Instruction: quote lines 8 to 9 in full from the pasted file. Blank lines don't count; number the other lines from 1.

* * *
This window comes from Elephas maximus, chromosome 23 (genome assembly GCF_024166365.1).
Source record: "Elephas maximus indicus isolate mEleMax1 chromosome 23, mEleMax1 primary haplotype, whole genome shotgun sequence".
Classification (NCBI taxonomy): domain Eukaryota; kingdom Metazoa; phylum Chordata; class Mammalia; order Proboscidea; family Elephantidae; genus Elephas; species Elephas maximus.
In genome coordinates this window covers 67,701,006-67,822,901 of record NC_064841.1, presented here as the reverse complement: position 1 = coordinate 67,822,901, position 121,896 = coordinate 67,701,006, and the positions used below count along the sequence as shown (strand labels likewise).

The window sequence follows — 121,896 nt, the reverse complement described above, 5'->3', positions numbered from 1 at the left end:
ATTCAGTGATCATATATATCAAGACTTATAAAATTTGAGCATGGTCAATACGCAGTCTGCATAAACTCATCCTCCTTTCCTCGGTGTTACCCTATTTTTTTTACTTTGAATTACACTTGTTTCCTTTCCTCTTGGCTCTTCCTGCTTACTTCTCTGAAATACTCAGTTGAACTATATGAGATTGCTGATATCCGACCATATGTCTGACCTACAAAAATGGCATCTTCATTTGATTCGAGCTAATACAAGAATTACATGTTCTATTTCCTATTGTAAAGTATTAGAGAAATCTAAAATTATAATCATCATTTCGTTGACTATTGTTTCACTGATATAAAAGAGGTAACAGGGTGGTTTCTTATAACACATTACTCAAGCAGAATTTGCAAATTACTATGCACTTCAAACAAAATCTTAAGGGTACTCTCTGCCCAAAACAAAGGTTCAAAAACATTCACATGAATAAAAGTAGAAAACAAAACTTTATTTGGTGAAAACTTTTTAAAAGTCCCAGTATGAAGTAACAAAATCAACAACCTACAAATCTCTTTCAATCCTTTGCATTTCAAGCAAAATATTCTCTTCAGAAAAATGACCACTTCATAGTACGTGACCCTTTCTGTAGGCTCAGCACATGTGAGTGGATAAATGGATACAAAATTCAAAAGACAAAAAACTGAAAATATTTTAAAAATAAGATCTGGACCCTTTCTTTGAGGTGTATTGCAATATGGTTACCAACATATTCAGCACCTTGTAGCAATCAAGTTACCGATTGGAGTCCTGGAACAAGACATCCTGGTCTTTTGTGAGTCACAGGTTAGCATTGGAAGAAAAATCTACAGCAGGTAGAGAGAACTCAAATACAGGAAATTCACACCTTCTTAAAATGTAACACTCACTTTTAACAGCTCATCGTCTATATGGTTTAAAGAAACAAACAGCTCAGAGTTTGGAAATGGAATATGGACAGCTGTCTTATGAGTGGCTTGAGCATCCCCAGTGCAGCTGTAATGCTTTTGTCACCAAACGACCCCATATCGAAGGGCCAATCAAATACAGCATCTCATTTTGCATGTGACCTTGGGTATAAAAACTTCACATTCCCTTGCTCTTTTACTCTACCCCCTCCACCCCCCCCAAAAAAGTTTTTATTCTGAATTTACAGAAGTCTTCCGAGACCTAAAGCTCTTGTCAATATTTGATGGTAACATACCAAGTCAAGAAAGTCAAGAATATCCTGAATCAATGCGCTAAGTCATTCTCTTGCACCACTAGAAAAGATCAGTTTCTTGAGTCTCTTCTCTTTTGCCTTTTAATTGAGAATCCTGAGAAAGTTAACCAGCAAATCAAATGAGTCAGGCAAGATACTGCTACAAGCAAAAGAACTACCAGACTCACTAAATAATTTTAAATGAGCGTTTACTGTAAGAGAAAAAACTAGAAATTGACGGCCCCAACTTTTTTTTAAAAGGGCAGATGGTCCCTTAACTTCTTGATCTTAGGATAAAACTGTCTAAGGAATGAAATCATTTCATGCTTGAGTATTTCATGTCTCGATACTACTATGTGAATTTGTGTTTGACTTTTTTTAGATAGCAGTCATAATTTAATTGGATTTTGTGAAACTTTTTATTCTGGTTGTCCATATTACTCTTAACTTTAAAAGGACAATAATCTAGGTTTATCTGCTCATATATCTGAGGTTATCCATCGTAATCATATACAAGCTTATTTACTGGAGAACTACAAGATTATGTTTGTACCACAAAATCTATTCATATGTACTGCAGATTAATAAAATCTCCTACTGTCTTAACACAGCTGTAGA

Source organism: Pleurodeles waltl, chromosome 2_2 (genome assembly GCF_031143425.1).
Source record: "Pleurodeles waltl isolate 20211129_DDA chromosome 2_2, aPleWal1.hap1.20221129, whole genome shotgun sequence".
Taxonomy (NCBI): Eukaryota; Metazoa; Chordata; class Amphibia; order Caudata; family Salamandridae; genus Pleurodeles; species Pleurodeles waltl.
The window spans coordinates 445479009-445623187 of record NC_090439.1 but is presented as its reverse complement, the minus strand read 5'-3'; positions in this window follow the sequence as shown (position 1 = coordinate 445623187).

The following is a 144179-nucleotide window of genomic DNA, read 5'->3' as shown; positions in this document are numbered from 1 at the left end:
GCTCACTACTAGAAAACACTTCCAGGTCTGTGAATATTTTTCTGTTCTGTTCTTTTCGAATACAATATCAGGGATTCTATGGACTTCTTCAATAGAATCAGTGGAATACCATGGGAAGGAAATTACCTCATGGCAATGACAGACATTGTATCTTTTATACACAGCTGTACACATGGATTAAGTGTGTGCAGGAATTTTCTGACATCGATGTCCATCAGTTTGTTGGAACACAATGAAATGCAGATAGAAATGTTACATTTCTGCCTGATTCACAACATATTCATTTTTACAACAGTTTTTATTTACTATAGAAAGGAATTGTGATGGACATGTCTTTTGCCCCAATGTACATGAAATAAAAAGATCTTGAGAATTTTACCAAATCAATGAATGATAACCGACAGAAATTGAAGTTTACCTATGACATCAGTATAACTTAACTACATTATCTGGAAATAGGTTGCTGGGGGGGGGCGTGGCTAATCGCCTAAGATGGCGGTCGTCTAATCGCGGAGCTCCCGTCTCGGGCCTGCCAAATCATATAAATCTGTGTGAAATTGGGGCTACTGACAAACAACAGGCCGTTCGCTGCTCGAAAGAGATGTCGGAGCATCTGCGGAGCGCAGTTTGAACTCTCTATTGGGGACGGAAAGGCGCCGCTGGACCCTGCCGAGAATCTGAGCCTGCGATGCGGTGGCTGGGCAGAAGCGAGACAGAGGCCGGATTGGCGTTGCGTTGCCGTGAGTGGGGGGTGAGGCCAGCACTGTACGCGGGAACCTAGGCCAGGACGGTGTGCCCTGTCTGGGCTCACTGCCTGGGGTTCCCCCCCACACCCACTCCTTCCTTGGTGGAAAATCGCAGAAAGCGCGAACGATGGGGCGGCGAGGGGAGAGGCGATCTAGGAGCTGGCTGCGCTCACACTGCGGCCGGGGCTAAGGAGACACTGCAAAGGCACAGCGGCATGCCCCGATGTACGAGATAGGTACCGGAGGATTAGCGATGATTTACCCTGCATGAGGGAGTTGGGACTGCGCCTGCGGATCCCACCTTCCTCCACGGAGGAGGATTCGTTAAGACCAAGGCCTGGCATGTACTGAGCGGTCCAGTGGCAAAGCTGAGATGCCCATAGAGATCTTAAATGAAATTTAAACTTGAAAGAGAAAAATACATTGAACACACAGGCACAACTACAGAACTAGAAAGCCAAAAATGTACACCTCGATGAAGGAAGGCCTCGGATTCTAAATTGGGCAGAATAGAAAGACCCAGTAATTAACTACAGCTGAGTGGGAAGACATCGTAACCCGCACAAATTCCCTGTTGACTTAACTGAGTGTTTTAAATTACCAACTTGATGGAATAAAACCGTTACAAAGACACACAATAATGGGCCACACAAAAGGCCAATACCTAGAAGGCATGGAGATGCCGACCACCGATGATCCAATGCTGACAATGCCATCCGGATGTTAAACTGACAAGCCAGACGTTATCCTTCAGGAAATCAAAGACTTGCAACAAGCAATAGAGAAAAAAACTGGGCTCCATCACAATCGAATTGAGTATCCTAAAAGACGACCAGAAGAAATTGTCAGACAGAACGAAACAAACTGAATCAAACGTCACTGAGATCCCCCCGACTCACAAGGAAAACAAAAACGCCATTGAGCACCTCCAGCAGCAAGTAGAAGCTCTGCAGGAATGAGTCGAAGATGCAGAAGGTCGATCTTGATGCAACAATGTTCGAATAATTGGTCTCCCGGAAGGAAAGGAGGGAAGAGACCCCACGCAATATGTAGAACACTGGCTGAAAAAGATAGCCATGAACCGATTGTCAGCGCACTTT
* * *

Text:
Source record: "Pleurodeles waltl isolate 20211129_DDA chromosome 2_2, aPleWal1.hap1.20221129, whole genome shotgun sequence".
Taxonomy (NCBI): Eukaryota; Metazoa; Chordata; class Amphibia; order Caudata; family Salamandridae; genus Pleurodeles; species Pleurodeles waltl.